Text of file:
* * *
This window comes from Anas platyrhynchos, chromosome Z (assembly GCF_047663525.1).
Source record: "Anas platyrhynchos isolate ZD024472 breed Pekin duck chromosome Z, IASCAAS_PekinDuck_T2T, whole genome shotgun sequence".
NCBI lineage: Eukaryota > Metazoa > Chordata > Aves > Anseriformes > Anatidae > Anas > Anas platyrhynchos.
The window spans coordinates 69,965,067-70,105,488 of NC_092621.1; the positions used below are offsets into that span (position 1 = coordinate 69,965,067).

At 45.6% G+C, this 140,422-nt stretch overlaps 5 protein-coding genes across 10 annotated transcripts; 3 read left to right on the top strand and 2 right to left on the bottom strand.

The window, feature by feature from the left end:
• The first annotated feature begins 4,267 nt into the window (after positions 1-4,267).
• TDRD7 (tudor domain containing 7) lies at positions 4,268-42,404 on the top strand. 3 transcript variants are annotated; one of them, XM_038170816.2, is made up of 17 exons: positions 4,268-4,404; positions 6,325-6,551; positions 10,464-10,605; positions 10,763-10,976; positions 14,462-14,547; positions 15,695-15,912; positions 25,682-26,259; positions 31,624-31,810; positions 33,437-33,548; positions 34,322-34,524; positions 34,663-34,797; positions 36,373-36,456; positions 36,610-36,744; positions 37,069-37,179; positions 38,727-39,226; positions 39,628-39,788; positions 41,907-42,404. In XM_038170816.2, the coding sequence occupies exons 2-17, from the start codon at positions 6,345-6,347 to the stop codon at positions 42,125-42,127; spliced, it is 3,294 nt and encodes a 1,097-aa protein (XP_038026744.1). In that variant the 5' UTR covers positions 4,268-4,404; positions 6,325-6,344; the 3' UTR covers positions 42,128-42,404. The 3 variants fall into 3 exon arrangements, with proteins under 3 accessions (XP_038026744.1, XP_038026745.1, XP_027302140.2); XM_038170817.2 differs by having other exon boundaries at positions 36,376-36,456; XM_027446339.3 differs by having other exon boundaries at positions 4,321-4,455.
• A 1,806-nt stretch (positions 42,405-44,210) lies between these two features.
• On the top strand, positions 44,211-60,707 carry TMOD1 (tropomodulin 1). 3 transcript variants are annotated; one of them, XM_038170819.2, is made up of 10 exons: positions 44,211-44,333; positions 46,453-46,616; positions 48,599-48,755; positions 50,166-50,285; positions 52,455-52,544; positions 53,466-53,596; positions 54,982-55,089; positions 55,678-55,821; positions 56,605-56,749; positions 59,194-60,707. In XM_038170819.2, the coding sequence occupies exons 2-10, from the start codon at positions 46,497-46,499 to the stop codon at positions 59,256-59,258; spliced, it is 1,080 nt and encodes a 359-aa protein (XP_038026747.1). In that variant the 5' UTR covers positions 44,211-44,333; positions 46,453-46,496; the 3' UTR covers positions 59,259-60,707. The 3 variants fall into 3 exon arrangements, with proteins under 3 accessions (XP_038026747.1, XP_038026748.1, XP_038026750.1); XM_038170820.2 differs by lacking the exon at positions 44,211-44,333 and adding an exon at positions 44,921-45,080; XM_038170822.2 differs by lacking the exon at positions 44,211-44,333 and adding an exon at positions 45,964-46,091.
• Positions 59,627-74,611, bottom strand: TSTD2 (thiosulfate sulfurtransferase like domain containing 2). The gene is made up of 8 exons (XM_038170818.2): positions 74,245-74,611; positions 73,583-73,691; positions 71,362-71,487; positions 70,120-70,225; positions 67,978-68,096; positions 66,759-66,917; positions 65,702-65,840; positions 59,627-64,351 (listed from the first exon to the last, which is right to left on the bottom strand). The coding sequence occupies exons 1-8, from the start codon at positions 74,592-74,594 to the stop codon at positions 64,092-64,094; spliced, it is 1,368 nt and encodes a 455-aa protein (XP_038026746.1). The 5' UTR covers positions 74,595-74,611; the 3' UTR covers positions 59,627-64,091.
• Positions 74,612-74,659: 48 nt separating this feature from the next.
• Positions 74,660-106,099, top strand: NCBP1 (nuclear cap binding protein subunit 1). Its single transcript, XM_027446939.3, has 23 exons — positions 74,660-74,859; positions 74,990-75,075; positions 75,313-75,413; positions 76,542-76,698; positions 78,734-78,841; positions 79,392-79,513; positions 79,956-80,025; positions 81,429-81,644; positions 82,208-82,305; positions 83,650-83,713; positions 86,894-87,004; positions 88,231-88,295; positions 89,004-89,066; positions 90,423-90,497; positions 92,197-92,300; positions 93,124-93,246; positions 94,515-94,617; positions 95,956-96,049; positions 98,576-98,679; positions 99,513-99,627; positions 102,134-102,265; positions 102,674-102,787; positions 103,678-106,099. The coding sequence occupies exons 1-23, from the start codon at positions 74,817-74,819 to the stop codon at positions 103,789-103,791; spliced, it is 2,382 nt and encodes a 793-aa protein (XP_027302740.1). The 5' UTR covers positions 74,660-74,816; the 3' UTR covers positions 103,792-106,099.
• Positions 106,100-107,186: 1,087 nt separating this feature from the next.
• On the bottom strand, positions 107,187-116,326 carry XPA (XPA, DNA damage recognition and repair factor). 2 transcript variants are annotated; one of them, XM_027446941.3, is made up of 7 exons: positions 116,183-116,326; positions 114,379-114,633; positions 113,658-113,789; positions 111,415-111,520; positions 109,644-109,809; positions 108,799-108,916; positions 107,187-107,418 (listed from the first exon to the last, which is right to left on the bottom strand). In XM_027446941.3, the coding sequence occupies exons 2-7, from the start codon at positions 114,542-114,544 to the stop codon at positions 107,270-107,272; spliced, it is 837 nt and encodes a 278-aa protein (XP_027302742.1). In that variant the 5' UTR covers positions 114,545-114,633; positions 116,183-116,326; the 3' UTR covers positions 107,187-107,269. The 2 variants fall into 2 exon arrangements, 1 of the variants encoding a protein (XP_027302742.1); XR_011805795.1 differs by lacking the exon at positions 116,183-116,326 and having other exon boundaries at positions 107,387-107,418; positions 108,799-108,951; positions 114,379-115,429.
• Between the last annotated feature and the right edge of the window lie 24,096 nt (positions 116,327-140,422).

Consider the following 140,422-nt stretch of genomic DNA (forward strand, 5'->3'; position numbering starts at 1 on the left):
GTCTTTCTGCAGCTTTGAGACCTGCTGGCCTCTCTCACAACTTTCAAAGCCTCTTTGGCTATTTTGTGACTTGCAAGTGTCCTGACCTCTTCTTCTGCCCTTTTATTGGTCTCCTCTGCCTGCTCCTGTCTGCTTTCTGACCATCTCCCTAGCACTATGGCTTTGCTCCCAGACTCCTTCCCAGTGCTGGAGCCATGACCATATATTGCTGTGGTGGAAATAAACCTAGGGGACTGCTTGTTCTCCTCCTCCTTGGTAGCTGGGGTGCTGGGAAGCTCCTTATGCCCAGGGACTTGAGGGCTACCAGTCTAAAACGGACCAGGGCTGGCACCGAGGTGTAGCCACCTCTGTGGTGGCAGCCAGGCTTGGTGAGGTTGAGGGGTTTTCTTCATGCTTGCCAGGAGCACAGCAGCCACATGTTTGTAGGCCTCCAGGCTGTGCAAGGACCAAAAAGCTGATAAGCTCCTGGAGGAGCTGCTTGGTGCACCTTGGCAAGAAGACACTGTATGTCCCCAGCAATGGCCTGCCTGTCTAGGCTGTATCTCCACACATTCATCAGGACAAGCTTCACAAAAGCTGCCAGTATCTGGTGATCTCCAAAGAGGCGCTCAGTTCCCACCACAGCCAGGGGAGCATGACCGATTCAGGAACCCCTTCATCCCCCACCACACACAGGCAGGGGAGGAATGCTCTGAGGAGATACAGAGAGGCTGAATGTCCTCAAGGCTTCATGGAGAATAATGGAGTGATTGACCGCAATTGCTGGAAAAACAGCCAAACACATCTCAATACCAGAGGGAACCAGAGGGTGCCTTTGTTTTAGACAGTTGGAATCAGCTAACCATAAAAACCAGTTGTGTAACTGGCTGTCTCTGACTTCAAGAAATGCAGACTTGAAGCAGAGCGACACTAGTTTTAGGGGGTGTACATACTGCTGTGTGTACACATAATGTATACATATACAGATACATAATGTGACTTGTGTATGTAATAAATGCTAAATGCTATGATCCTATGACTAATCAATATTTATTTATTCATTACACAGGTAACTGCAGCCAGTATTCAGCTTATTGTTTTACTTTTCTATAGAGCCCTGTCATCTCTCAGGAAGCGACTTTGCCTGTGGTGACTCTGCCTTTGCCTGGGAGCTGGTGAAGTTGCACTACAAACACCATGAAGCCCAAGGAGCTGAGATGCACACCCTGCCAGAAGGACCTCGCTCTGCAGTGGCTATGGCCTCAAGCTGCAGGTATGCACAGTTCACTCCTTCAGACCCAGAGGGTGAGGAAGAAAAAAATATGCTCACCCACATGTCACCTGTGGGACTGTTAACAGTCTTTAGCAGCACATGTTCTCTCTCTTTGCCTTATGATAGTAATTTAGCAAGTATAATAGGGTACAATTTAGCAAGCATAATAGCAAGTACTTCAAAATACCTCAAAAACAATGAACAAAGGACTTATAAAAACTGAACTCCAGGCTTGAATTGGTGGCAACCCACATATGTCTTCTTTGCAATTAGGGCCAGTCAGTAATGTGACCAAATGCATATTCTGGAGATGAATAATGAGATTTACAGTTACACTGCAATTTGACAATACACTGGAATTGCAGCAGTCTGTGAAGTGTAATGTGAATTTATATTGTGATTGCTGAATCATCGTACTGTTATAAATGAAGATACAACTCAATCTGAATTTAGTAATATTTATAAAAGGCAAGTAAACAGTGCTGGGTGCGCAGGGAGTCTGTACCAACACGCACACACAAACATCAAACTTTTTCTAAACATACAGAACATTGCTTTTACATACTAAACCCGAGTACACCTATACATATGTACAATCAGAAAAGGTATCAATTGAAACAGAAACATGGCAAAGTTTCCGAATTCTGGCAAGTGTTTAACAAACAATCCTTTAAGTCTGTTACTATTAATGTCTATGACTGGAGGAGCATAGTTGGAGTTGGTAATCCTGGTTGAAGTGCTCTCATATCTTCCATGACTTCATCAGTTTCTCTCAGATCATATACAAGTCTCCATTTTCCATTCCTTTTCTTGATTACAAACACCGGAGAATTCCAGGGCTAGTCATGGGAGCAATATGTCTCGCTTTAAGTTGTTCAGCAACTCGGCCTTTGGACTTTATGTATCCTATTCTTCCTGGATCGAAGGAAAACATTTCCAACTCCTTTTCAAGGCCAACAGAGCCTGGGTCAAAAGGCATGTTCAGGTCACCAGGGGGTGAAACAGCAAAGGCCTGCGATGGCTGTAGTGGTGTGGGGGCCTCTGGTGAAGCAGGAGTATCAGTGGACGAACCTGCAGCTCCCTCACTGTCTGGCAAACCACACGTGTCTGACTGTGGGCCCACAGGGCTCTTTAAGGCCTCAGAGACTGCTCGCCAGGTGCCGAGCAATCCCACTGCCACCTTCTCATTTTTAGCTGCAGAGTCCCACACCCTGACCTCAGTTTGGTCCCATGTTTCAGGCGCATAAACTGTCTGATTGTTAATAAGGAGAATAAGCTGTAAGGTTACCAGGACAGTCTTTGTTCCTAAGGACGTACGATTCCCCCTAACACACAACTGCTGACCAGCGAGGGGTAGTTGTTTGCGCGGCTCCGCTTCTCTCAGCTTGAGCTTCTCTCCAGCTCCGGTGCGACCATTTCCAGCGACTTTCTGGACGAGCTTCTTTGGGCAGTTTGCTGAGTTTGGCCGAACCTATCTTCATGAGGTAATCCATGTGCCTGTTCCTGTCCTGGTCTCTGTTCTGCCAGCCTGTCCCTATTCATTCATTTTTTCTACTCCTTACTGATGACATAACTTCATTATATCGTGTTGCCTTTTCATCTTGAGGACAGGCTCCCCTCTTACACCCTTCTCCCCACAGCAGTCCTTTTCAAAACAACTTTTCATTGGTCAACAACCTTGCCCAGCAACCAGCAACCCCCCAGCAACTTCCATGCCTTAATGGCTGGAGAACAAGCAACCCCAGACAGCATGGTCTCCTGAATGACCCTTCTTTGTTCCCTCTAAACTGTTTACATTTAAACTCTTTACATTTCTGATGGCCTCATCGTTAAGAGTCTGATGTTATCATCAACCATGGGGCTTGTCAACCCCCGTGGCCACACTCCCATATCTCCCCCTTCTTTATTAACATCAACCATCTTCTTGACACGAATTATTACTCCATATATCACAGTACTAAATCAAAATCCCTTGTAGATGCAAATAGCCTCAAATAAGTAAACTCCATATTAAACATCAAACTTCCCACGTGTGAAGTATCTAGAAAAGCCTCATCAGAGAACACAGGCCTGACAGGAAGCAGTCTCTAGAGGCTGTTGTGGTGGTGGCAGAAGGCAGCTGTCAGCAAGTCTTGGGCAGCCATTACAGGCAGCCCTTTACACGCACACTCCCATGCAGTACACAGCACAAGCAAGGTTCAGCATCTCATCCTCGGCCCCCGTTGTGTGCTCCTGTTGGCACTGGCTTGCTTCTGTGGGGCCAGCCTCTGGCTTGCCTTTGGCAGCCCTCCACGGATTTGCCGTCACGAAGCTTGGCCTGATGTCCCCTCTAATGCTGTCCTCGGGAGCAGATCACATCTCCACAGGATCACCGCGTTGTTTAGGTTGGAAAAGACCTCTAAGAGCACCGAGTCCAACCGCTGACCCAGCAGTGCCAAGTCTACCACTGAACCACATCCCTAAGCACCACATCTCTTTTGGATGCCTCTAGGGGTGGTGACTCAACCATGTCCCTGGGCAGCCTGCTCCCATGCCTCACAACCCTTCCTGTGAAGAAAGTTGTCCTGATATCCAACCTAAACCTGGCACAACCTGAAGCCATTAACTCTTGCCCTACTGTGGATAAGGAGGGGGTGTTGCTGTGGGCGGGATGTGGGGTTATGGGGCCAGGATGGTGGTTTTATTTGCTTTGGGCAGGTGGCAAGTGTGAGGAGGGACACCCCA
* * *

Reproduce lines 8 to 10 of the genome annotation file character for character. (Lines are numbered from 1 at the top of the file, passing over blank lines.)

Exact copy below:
• TDRD7 (tudor domain containing 7) lies at positions 4,268-42,404 on the top strand. 3 transcript variants are annotated; one of them, XM_038170816.2, is made up of 17 exons: positions 4,268-4,404; positions 6,325-6,551; positions 10,464-10,605; positions 10,763-10,976; positions 14,462-14,547; positions 15,695-15,912; positions 25,682-26,259; positions 31,624-31,810; positions 33,437-33,548; positions 34,322-34,524; positions 34,663-34,797; positions 36,373-36,456; positions 36,610-36,744; positions 37,069-37,179; positions 38,727-39,226; positions 39,628-39,788; positions 41,907-42,404. In XM_038170816.2, the coding sequence occupies exons 2-17, from the start codon at positions 6,345-6,347 to the stop codon at positions 42,125-42,127; spliced, it is 3,294 nt and encodes a 1,097-aa protein (XP_038026744.1). In that variant the 5' UTR covers positions 4,268-4,404; positions 6,325-6,344; the 3' UTR covers positions 42,128-42,404. The 3 variants fall into 3 exon arrangements, with proteins under 3 accessions (XP_038026744.1, XP_038026745.1, XP_027302140.2); XM_038170817.2 differs by having other exon boundaries at positions 36,376-36,456; XM_027446339.3 differs by having other exon boundaries at positions 4,321-4,455.
• A 1,806-nt stretch (positions 42,405-44,210) lies between these two features.
• On the top strand, positions 44,211-60,707 carry TMOD1 (tropomodulin 1). 3 transcript variants are annotated; one of them, XM_038170819.2, is made up of 10 exons: positions 44,211-44,333; positions 46,453-46,616; positions 48,599-48,755; positions 50,166-50,285; positions 52,455-52,544; positions 53,466-53,596; positions 54,982-55,089; positions 55,678-55,821; positions 56,605-56,749; positions 59,194-60,707. In XM_038170819.2, the coding sequence occupies exons 2-10, from the start codon at positions 46,497-46,499 to the stop codon at positions 59,256-59,258; spliced, it is 1,080 nt and encodes a 359-aa protein (XP_038026747.1). In that variant the 5' UTR covers positions 44,211-44,333; positions 46,453-46,496; the 3' UTR covers positions 59,259-60,707. The 3 variants fall into 3 exon arrangements, with proteins under 3 accessions (XP_038026747.1, XP_038026748.1, XP_038026750.1); XM_038170820.2 differs by lacking the exon at positions 44,211-44,333 and adding an exon at positions 44,921-45,080; XM_038170822.2 differs by lacking the exon at positions 44,211-44,333 and adding an exon at positions 45,964-46,091.